Caltech's LEONARDO bipedal robot can skateboard and more

Researchers from Caltech have built a new bipedal robot that leverages a new type of locomotion, making it nimble and capable of completing complex movements. The robot is called LEONARDO, which stands for LEgs ONboARD drOne, but the team calls it LEO. Their robot can perform movements that some humans have difficulty with, including walking on a slackline, hopping, and riding a skateboard.

LEO is the first robot utilizing legs with multiple joints and thrusters with propellers to achieve high degrees of control over its balance. Project researchers were inspired by the way birds flap their wings and hop when navigating telephone lines. They describe that behavior as a complex way of moving somewhere between walking and flying.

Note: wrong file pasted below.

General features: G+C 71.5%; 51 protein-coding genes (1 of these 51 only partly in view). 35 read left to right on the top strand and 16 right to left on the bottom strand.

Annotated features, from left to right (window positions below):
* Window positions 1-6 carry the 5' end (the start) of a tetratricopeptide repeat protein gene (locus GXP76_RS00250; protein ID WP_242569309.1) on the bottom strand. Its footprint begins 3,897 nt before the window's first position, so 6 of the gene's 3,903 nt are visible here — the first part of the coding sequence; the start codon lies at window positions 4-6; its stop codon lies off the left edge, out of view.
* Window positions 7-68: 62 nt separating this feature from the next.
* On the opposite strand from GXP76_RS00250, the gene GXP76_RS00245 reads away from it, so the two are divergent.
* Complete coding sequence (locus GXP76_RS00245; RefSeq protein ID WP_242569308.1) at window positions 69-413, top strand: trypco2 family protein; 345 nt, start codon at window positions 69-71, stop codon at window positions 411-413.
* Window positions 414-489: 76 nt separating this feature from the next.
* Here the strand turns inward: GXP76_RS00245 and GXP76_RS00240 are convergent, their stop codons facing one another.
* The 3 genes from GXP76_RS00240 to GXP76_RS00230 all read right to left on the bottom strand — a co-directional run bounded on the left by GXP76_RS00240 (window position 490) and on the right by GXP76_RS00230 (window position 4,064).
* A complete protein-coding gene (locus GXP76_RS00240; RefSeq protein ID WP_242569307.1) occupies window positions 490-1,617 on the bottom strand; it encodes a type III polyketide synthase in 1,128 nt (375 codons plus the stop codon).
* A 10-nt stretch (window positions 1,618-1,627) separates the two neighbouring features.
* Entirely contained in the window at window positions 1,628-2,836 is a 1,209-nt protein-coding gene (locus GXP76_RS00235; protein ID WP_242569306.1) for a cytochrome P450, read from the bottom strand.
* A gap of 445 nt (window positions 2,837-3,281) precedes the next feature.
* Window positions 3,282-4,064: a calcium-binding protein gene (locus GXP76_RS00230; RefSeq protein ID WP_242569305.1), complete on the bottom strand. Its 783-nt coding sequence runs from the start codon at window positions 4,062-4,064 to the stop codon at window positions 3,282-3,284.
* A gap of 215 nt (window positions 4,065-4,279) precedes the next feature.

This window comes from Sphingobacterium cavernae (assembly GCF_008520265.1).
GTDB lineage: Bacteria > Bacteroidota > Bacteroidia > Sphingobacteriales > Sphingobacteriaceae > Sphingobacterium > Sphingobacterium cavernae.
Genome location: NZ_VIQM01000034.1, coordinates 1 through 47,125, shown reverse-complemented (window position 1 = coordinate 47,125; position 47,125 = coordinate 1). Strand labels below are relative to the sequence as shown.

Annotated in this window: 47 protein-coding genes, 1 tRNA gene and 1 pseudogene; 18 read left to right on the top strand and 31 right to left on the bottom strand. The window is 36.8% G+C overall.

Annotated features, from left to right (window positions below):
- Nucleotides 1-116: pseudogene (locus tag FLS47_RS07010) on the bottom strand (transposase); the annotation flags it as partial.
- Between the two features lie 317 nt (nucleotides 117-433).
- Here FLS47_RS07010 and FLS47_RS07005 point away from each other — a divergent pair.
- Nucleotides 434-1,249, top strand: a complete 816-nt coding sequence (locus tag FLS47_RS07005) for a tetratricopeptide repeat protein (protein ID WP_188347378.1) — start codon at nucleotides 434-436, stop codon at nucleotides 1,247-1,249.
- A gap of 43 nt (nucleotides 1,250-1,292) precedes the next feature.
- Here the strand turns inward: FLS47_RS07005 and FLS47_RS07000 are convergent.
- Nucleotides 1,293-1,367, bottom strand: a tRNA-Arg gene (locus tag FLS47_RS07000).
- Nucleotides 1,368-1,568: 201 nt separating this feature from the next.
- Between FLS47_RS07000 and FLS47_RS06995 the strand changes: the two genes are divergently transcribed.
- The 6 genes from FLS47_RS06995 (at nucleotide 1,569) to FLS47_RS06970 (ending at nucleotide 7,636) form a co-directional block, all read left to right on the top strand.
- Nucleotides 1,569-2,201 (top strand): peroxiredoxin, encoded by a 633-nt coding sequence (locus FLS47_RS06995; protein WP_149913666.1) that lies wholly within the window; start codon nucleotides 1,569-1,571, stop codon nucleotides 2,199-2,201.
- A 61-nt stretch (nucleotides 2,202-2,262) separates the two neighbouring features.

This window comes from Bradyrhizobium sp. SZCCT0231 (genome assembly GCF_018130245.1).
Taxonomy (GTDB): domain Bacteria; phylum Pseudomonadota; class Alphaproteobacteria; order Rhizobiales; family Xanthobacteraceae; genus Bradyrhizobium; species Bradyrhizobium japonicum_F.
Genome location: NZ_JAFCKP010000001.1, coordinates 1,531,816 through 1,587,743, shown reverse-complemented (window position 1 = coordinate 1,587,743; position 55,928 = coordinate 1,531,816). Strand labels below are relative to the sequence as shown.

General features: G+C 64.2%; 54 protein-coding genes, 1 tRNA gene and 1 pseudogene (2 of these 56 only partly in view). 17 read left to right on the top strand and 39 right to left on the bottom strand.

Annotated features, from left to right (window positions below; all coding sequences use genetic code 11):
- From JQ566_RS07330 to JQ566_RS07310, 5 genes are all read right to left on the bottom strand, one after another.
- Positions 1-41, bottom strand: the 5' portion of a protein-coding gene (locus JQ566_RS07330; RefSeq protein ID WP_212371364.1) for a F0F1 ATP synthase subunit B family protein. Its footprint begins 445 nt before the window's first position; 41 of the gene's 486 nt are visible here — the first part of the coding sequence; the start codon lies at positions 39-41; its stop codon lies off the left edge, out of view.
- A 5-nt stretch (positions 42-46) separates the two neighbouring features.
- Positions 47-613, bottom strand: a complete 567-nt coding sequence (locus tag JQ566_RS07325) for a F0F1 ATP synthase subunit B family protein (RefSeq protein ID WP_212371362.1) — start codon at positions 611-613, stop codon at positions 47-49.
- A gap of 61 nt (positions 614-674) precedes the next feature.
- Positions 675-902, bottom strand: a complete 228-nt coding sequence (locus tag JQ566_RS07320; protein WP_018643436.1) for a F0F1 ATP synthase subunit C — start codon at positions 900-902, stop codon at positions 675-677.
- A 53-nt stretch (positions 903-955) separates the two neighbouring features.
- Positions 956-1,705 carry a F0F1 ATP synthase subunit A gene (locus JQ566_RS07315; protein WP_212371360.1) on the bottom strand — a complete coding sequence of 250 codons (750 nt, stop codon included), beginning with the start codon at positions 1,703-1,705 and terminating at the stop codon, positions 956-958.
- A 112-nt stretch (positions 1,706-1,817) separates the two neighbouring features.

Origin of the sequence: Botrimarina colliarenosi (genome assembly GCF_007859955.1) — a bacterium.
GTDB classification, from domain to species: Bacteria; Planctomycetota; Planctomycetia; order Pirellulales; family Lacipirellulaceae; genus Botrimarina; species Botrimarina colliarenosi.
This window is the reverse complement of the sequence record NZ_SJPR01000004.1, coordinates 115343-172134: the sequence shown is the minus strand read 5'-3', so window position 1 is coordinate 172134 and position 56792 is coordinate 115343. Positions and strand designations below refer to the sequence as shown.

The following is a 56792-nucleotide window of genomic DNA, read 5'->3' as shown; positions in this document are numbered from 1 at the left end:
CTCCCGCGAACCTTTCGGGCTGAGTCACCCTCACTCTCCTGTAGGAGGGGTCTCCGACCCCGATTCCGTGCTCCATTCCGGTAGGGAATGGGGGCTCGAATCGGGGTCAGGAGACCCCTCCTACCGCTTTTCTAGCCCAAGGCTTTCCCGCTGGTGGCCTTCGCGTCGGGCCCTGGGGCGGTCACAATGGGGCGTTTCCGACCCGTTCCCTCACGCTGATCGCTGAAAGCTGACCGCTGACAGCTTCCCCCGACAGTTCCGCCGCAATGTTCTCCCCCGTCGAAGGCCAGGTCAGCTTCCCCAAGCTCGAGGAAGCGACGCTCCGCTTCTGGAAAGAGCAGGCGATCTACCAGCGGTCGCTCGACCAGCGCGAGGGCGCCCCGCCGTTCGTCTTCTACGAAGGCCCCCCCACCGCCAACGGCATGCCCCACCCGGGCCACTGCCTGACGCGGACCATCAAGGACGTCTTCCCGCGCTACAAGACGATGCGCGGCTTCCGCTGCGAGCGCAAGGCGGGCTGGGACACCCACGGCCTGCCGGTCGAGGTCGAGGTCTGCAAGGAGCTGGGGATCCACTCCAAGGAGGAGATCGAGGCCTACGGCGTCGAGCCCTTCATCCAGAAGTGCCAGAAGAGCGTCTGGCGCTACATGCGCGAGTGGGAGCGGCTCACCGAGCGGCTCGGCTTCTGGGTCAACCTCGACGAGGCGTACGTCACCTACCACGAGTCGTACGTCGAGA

The team sought to study the interface of walking and flying from the standpoint of dynamics and control. At their core, bipedal robots can navigate complicated real-world terrain using the same sort of movements humans rely on. However, typically rough terrain poses a significant challenge for bipedal robots.

LEO relies on a method of locomotion somewhere between walking and flying. The legs used for the robot are lightweight and remove stress from thrusters by supporting the bulk of the robot's weight. The thrusters are controlled synchronously along with leg joints giving the robot impressive balance.

Depending on the terrain encountered, the robot can walk or fly and blend the two types of locomotion when required. LEO is 2.5-feet tall and has three actuated joints on each leg. It also features four propeller thrusters mounted at an angle at the shoulders of the robot. Those propellers keep the robot upright as it walks while the leg actuators keep the center of mass forward, utilizing a synchronized controller for walking and flying.

When flying, the propellers power the robot like a drone. Future research will improve the robot's performance by utilizing a more rigid leg design that can support more of the robot's weight while increasing the thrust created by the propellers.